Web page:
March 11, 2008

Hotelies Study in Singapore

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Nanyang Technological University in Singapore and Cornell teamed up in November 2004 to establish a joint Master’s of Management in Hospitality program, which has been open to students from across the globe since July 2006. The program, which is based in Nanyang’s campus in Singapore, brings together Cornell’s School of Hotel Administration and NTU’s Business School, both world-renowned leaders in their respective fields.
“The Cornell University School of Hotel Administration recognized early the potential for the growth of the broad-ranged hospitality industry in Asia,” explained Dr. Judy Siguaw, Dean of Cornell-Nanyang Institute of Hospitality Management. “SHA knew that it wanted a presence in that part of the world.”
Dr. Russell Arthur Smith, vice dean of CNI, added that the collaboration between the two schools also stemmed from the “recognition of the unmet market need for hospitality management education in the Asia region.”
“Cornell, with its premier hotel school, and Nanyang, with its leading business school knew that they could collaborate to deliver top notch managers for the Asian hospitality industry,” he said.
According to CNI’s website, the program has a three-fold mission. It aims to create a world-class institution for the hospitality and tourism industry in Asia; to deliver top hospitality education and research; and to develop the hospitality industry’s future Asian leaders, managers and entrepreneurs.
CNI’s graduate hospitality program attracts students from all over the world, including many from the U.S. Siguaw explained that from the very beginning American students have been applying to the program, and the percentages rise every year. According to Smith, the student body also represents China, France, India, Japan, Korea, Thailand and many more.
“In general, the motivation for coming to our Singapore campus is to gain insight of and to experience themselves the Asian hospitality and tourism industry,” he said. “The Singapore campus encourages our students to learn from the Asian hospitality industry first-hand. Asian hospitality leaders are commonly on campus for our industry roundtables and career track advisory boards as well as executives-in-residence and guest lectures.”
According to Siguaw, Singapore’s highly westernized culture makes assimilation from the American university relatively smooth, and the students generally “require little adjustment.”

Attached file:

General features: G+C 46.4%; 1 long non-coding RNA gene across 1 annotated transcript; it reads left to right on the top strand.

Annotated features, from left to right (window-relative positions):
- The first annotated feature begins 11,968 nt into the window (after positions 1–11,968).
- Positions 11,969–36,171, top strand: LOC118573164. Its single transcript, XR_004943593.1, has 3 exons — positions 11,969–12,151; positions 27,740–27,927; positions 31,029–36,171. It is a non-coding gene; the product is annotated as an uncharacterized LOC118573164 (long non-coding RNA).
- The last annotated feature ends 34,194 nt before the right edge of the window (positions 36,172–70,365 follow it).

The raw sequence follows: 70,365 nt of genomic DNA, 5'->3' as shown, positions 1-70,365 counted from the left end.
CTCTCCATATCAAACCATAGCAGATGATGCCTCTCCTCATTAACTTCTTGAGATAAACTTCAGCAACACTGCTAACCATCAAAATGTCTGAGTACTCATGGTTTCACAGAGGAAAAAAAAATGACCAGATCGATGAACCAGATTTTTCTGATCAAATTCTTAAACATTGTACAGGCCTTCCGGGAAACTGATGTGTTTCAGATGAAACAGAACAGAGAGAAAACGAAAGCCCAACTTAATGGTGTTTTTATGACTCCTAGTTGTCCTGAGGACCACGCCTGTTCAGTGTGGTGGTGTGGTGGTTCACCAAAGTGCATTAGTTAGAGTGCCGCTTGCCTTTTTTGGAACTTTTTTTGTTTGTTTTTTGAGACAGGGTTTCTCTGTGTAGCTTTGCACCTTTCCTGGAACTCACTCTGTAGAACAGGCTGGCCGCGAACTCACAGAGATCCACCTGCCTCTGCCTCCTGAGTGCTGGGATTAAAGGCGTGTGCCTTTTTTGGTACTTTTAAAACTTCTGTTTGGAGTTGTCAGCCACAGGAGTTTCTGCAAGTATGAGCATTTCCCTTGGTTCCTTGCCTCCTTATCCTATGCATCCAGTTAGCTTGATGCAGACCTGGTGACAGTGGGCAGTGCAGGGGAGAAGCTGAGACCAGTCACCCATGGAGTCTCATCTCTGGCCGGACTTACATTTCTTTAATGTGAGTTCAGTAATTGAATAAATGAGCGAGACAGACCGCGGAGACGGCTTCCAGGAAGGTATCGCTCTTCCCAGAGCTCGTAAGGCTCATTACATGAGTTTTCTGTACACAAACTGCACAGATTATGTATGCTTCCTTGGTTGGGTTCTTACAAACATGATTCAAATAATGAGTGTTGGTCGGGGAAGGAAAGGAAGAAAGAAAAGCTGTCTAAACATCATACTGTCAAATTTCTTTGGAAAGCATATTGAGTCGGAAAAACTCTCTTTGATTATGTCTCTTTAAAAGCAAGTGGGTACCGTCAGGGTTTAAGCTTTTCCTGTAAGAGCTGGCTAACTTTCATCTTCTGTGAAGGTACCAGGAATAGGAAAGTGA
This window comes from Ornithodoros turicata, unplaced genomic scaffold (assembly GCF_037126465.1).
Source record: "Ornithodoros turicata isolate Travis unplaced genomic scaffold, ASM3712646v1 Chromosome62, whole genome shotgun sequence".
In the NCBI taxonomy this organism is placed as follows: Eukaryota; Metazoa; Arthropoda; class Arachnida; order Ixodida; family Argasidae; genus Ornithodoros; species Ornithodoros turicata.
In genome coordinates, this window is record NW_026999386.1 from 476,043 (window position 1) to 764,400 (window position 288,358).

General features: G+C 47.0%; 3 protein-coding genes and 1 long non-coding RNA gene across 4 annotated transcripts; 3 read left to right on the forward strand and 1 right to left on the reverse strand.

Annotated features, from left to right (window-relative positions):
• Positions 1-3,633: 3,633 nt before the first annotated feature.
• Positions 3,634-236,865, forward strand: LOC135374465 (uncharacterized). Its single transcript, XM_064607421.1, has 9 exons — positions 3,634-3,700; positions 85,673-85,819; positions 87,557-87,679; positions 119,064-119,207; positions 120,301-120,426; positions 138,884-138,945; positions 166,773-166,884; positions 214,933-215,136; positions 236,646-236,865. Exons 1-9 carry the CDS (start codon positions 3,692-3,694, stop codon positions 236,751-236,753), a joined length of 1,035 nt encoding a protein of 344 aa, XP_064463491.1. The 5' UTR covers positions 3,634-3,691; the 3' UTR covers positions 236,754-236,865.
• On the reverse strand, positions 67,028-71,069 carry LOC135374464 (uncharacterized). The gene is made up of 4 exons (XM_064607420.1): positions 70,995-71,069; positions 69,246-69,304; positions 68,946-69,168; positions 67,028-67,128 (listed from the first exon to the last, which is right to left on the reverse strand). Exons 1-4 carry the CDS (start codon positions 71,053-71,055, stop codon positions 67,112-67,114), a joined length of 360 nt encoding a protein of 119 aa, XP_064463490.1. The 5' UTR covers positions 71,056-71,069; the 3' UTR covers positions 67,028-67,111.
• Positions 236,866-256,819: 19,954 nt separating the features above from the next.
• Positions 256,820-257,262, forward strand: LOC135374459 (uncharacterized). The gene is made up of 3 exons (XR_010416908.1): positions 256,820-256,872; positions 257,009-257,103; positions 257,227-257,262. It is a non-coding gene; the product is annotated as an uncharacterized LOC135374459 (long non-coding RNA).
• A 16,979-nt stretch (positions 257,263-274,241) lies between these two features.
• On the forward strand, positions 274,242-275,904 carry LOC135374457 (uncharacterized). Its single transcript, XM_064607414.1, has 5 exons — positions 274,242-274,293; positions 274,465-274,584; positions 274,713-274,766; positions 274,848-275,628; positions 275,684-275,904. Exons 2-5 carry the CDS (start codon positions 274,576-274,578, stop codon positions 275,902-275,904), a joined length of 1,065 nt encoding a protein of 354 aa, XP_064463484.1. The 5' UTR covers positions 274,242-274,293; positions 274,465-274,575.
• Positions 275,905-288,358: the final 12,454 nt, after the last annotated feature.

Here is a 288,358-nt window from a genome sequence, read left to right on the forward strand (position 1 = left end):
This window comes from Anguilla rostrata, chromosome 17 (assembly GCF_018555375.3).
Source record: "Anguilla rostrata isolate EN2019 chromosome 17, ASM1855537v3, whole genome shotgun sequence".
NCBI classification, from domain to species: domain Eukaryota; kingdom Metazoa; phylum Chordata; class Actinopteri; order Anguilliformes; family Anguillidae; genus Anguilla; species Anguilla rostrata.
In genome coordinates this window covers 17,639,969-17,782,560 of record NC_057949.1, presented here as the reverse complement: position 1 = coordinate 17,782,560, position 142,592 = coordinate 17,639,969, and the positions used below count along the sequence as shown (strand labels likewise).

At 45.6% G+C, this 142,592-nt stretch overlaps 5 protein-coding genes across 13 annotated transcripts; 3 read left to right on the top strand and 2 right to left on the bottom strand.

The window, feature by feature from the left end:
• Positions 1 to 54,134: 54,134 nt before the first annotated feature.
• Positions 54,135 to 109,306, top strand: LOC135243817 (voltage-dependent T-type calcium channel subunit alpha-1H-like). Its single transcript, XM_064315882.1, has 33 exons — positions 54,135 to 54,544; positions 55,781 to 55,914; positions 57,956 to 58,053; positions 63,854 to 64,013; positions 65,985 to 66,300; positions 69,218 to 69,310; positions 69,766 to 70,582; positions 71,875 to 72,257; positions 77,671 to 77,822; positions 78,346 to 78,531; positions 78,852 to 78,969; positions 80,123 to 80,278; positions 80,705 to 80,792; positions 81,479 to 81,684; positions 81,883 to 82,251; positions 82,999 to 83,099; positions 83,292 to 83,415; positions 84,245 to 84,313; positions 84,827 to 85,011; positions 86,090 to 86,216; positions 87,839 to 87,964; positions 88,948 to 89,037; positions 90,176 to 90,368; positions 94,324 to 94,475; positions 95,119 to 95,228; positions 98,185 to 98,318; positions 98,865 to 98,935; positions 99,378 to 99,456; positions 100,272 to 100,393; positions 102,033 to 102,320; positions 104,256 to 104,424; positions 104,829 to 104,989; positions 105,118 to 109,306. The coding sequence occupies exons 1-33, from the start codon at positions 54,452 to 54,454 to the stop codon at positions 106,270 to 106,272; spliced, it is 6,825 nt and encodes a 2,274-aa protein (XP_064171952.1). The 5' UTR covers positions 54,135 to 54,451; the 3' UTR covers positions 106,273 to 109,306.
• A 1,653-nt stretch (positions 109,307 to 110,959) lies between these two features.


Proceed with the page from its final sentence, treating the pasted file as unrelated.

“Singapore is a clean, sophisticated, cosmopolitan city that serves as the regional headquarters for over 10 hotel corporations, multiple on-line companies, and several airlines,” Siguaw said. “[There is] a world-class airport and an excellent ground transportation system — there is no difficulty getting into or around the country. English, Mandarin, Hindi and Malay are widely spoken, so visitors have no difficulty communicating their needs.”
The physical distance between the Ithaca campus and the Singapore campus is no barrier to overseas student cooperation. Not only are the students required to spend a significant amount of time at both locations, but they also take the same courses on both sides of the globe using distance-learning technology.
“Our students spend half of their program – six months – in Ithaca where they take the same core and elective classes with the Ithaca intake,” explained Smith.
“They are also expected to interact in specialty courses which include a Leadership Development Program, charrette project, Career Day and a hotel show during their time in Ithaca.”
According to both Siguaw and Smith, the program in Singapore offers a plethora of unique opportunities to its students.
“In Singapore, the students are exposed to master classes, career track advisory board meetings and industry roundtables — spread over six months. These are designed with the purpose of allowing them to network and build relationships with senior hospitality executives and industry leaders in the region,” Smith said.
Siguaw specifically stressed the advantage to the location in Singapore.
“The strongest growth in the hospitality industry is taking place in Asia, so there are many jobs available and promotions occur at a far more rapid pace in Asia – about three times faster than in the USA,” she said. “The CNI students also build more global connections as they are introduced to 50-100 hospitality leaders in Asia in the first five weeks of the program and then meet North American leaders when they are in Ithaca for six months. As one of my American students noted, being in Asia is like ‘being in the right place at the right time.’”